#16

The last reading in the Other Room series, (Susana Gardner, Peter Manson and Nicole Mauro) was easily the best that I’ve been to. I absolutely loved it. All three poets had me pretty much mesmerized for their entire set. There’s not a lot of point in me describing their performances though as they were filmed and can be viewed here on this very site. I’ve just had another quick look at the first half of Peter’s reading myself actually and am now smiling stupidly at the thought of what a brill evening was had by myself and my mate Fran (and, judging by the look of sheer joy that was on their faces, most of the other people in the room.)

Susana brought with her a little table full of exquisitely packaged poetry from her Dusie Press, on sale for a pound per item. I bought a selection, the coolest of which came in a squashed loo roll tube matching, if not beating, my collection of Matchbox poems in the funky packaging category.

I loved the Scottish and American accents of the night. I loved Peter’s fanatical flailing and precise pronunciation of lines like ‘the least dismissive of the leaf police’. I loved Nicole’s military style stance and how she seemed to smoothly slip something about a head wedged up an ass into every poem. I loved how hypnotic Susana was, especially as she repeated the word shore shore shore, turning it (for me) into sure sure sure and then back again and reminding me of Sylvia Plath, only without the woe-is-me-ishness.

The whole night was great fun with lots of naughty swear words and beer.

Jaime Birch

Yesterday was the latest reading at The Other Room, with three very good performances from Susanna Gardner, Peter Manson and Nicole Mauro. After a previous week where I was performing three times, including once in a jazz band, it was a relief to sit back and watch for a change.

I have to confess that The Other Room is a kind of lifeline for me: in a city that seems at times to be dominated by performance poetry evenings, it’s a real pleasure to go somewhere where the art of the bleeding obvious isn’t constantly on display. And it continues: tonight at Fuel, Matt Dalby and Richard Barratt are hosting an evening involving Holly Pester and others. And then there’s the if p then q launch later on this month.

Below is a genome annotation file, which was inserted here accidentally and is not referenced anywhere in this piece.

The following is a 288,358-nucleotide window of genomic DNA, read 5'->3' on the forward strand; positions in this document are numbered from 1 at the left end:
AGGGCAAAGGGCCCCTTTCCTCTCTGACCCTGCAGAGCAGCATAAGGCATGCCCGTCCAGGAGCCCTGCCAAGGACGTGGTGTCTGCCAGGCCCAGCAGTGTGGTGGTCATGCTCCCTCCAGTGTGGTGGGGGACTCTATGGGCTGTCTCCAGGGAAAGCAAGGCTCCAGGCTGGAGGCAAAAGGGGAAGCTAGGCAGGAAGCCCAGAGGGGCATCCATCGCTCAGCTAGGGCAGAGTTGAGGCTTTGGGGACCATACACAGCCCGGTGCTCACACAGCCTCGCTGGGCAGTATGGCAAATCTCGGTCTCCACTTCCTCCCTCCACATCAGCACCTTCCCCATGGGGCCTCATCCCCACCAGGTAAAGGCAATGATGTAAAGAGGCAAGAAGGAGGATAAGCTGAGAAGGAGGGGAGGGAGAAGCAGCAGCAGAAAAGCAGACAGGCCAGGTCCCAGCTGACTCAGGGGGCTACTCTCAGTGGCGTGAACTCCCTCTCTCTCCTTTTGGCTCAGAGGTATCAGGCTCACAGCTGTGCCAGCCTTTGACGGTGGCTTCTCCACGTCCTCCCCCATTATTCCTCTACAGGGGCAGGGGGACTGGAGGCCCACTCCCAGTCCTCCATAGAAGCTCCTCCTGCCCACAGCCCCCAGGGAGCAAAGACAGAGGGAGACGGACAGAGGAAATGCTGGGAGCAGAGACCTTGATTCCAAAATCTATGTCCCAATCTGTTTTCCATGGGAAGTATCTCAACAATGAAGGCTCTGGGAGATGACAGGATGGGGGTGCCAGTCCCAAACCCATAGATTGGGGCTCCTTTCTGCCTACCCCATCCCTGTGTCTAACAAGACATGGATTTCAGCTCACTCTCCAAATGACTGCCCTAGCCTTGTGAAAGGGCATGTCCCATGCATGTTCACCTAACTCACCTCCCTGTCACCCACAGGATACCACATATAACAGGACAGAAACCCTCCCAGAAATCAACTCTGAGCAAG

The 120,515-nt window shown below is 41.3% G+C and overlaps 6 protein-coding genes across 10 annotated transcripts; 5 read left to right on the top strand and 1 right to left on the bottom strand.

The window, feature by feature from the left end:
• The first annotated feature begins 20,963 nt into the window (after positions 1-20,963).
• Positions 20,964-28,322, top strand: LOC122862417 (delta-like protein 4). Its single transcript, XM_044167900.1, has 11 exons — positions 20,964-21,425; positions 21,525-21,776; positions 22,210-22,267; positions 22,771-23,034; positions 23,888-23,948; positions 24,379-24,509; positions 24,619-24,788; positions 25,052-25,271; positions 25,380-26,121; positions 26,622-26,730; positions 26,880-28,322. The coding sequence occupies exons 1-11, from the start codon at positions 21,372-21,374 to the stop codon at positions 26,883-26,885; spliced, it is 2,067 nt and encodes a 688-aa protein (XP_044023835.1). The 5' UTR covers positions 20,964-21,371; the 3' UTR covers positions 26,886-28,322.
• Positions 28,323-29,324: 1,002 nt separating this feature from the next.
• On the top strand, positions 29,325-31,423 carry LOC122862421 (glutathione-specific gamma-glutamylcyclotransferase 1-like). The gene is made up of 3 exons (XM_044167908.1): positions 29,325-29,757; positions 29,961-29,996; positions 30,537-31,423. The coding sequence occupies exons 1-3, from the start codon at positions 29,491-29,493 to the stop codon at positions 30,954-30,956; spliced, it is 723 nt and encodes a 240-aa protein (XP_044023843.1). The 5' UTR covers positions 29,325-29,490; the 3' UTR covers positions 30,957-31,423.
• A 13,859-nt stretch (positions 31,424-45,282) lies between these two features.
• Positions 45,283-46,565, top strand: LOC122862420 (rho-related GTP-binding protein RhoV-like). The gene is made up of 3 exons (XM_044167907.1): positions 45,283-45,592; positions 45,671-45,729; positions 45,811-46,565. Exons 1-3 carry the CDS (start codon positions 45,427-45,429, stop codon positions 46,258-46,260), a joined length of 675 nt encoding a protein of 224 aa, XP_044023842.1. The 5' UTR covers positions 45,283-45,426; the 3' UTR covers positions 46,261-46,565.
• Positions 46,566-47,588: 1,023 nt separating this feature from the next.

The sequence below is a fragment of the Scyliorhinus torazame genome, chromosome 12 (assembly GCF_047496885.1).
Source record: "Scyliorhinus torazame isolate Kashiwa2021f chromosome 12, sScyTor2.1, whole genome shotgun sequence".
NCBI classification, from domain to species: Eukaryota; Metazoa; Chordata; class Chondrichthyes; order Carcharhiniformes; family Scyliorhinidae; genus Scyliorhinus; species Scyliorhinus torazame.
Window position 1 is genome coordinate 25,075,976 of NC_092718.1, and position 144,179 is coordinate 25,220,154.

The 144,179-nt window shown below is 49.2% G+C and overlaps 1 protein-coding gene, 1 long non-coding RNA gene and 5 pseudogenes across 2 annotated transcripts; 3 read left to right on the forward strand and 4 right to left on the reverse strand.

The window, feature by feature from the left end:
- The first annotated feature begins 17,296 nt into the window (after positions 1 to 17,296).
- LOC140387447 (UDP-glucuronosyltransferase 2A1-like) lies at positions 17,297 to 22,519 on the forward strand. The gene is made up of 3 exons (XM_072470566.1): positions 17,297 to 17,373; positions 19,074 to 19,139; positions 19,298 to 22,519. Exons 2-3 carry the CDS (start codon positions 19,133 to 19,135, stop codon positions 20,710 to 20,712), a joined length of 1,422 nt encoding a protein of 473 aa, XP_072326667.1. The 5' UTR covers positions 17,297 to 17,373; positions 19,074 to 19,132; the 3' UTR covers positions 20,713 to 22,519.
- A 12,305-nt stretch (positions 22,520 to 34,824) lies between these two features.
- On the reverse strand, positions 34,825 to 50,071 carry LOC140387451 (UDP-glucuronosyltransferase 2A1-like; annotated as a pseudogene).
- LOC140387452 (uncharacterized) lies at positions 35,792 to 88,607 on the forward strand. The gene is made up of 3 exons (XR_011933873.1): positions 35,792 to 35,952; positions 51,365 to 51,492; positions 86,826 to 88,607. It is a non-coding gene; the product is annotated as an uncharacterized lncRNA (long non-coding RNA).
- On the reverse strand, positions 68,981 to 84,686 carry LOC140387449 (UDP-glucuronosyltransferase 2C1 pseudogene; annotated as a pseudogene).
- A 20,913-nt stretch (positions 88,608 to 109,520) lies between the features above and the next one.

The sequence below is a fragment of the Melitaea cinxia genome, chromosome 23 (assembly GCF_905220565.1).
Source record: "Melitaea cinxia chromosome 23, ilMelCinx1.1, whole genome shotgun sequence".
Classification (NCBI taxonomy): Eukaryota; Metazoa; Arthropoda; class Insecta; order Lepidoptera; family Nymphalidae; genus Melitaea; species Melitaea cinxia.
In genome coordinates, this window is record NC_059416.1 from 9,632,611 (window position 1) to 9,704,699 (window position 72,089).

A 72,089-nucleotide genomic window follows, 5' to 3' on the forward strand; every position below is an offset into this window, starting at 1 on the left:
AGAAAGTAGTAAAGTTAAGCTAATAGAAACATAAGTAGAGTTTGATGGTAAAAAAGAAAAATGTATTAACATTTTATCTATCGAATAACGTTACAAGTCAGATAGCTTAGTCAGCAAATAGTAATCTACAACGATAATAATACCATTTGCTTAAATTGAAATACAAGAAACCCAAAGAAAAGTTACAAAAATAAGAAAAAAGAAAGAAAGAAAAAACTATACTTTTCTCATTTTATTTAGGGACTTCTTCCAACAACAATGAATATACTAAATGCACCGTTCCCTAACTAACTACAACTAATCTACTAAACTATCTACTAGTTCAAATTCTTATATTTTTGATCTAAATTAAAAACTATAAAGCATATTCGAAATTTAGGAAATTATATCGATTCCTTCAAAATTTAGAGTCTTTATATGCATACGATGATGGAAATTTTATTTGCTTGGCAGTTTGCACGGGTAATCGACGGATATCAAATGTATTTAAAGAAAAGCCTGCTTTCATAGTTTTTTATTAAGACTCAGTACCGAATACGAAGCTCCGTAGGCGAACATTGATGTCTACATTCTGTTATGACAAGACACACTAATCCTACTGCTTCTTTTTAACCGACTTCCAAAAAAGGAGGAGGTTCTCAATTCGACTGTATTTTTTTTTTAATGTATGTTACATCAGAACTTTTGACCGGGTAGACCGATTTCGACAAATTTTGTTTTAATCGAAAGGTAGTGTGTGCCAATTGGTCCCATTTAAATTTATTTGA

Because I have friends who are very much in the performance or the mainstream scenes, I can’t entirely divorce myself from those scenes; even if at times I get so frustrated with the whole thing that I go off on a massive grump about the whole thing. And many of them are good at what they do, seasoned performers or writers of well-crafted poems that might not break any boundaries but are good in themselves. There’s a place for performance and a place for well-crafted mainstream poems. Just not anymore on my bookshelves, or in my head.

But it’s complicated: I want to be nice to people, and sometimes I say things that make me sound terribly pompous and even elitist about poetry I don’t really connect with. And I get frustrated that poet x is famous for nothing much (it seems to me) while poet y, who is actually extending the idea of what poetry can be, is languishing in obscurity. Elaine Randell, for instance, knocks the socks off Carol Ann Duffy. But who’s famous?

I like adventure in writing. I like something that is at the edge of understanding, at the edge of acceptable, that makes me think, but that also takes an emotional risk. There aren’t many mainstream poets who do that (Jane Holland manages it, for instance, but not Armitage.) I don’t see the point in saying what’s already been said in ways that have already been used.